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Ginsburg, Kavanaugh, other Supreme Court justices’ financial disclosures

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The Roberts Court tends to hear cases that have many similarities to cases that have been decided over the last few years. Richard Wolf explains why.
USA TODAY

WASHINGTON – The nation’s Supreme Court justices had a lucrative year in 2018.

Chief Justice John Roberts sold as much as $250,000 in AT&T stock, gaining at least $100,000 along the way.

Associate Justice Neil Gorsuch reaped $225,000 in royalties for his upcoming book, “A Republic, If You Can Keep It.”

Associate Justice Clarence Thomas led his colleagues in academic income, earning $28,000 for teaching at three law schools.

And new Associate Justice Brett Kavanaugh had the most varied resumé of the bunch. Between teaching jobs at Harvard (last year) and George Mason University (the next three years), he found time to coach his daughters’ Blessed Sacrament basketball teams.

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Those were among the highlights of the justices’ 2018 financial disclosure forms released Thursday. The annual listing of investments, liabilities and potential conflicts of interest showed nothing unusual for the nine members of the nation’s highest court, who earn $255,300 (slightly higher for the chief justice).

The forms showed that Roberts and Associate JusticesStephen BreyerandSamuel Alito continued to own individual stocks last year, raising the chances that they would have to recuse themselves from cases involving those companies. Justices recused themselves from 31 cases in the 2017 term because of stock holdings, down from 47 cases in 2016.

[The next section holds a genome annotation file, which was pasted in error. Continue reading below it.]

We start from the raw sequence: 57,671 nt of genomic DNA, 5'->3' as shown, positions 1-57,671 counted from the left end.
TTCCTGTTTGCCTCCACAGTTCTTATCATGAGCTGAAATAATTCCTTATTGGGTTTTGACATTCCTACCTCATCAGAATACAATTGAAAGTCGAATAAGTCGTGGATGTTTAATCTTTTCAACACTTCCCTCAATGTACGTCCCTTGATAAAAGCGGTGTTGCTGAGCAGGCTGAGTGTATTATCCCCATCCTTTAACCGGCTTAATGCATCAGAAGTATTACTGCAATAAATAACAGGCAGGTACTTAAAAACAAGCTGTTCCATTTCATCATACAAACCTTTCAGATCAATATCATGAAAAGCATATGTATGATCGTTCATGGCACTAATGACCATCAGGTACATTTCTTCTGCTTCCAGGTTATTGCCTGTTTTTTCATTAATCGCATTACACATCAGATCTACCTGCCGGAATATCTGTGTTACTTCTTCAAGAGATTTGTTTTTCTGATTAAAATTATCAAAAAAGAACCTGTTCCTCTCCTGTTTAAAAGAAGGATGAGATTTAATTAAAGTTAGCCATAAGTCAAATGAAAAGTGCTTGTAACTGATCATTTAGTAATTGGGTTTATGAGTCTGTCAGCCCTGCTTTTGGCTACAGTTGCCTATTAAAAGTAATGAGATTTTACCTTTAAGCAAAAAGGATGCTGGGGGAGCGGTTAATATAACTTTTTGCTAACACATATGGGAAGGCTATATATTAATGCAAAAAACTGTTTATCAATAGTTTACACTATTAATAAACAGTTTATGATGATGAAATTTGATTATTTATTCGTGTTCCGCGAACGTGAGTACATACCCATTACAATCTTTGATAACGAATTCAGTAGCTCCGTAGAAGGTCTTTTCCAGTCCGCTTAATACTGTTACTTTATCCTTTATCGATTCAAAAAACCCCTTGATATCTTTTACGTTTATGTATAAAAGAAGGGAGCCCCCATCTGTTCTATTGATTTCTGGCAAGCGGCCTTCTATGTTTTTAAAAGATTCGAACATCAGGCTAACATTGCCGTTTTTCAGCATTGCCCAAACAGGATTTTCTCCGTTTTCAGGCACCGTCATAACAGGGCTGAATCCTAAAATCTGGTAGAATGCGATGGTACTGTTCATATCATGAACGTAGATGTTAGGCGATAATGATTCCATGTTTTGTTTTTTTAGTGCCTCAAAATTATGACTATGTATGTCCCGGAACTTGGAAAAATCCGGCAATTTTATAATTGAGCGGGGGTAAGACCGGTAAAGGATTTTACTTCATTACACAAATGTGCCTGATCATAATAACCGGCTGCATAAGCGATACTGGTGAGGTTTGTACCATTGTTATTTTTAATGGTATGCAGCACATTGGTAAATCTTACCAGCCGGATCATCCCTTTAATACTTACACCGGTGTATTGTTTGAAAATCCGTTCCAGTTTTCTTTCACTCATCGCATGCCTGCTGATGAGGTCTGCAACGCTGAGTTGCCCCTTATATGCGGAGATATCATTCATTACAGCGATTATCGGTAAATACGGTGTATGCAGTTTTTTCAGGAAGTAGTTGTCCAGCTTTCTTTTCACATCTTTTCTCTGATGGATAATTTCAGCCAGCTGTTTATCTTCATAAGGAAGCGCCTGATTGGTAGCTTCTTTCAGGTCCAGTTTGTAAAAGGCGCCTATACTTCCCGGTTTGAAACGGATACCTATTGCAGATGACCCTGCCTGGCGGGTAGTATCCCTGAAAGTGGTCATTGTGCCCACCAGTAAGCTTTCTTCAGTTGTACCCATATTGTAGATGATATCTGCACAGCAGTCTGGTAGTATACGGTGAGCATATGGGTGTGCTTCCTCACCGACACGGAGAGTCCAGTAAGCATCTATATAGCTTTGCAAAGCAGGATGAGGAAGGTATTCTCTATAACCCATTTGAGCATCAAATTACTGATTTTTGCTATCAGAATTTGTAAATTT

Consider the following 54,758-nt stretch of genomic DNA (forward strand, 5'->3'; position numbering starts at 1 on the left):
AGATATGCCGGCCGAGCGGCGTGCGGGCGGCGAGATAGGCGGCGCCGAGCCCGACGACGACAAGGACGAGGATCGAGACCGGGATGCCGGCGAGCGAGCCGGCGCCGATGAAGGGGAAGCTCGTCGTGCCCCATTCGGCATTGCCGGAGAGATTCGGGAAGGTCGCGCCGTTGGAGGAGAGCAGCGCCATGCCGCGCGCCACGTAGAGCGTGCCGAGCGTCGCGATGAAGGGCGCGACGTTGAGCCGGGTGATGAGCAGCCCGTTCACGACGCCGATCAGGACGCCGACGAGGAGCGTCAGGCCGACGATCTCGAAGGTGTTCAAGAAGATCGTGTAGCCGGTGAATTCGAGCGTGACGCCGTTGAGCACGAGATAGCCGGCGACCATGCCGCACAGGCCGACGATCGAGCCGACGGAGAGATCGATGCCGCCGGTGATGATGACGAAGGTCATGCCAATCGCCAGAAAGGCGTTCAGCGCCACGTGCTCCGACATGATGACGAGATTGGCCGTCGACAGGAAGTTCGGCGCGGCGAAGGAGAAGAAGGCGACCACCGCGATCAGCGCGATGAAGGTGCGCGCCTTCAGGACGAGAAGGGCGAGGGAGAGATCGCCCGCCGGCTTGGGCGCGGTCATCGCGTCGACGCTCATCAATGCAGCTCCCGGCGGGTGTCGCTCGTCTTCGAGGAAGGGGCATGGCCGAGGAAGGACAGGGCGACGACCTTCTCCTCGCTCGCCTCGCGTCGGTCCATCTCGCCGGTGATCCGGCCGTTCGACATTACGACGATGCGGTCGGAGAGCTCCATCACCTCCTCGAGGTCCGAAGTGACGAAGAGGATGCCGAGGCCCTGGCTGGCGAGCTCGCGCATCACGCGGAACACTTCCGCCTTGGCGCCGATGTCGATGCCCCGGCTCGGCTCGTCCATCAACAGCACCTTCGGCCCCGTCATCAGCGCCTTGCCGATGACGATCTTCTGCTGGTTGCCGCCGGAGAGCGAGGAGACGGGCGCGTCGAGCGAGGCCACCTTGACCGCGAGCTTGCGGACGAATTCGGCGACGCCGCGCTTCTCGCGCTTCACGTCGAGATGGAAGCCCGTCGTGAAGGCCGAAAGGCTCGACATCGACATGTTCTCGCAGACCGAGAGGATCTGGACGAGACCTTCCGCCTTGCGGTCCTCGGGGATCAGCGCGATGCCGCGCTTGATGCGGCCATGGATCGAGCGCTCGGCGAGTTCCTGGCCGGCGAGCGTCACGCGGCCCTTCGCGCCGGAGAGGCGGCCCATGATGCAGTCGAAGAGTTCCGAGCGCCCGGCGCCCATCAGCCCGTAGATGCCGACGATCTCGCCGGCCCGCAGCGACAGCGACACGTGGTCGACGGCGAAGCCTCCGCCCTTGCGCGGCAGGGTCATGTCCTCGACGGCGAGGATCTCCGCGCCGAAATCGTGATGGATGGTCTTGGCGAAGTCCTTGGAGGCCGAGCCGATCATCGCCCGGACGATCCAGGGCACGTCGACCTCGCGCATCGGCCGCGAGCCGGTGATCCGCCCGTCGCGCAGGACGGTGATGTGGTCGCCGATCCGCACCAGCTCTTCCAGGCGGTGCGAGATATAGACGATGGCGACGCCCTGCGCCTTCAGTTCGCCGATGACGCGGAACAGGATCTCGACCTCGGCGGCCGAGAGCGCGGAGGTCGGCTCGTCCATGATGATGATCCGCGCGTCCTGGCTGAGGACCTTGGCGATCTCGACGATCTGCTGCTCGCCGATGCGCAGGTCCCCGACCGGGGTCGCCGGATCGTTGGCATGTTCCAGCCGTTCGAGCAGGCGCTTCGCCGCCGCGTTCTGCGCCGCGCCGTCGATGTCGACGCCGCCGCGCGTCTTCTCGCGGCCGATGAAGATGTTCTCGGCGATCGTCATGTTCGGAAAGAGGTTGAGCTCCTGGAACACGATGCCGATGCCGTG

All three justices have taken steps in recent years to move much of their portfolios into mutual funds, but there was less movement in that direction last year.

The public interest groupFix the Court, which advocates for increased transparency, heralded another year in which the three justices shed some stocks. They owned 40 companies at the end of 2018, down from 73 four years earlier.

“It should not take a mistake, or near-mistake, to convince a justice that he should not hold shares in a company that frequently comes before the court,” Gabe Roth, the group’s executive director, said. “Such holdings often lead to recusals, meaning the potential for a 4-4 tie, which undermines the judiciary’s ability to function properly.”

Besides Gorsuch, Associate Justice Sonia Sotomayor also had book royalties last year. She earned $33,000 for two children’s books, “Turning Pages” and “The Beloved World of Sonia Sotomayor,” an offshoot of her 2013 bestseller, “My Beloved World.”

Alito, Gorsuch, Kavanaugh and Associate Justice Elena Kagan all joined Thomas in teaching law school courses for side income.

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But it was Associate Justice Ruth Bader Ginsburg, the court’s oldest member at 86, who led her colleagues in globetrotting to speak or participate at conferences. She took 14 trips to as far as Israel, Jordan and Italy, along with Park City, Utah, for the Sundance Film Festival’s premiere of the documentary about her life, “RBG.”

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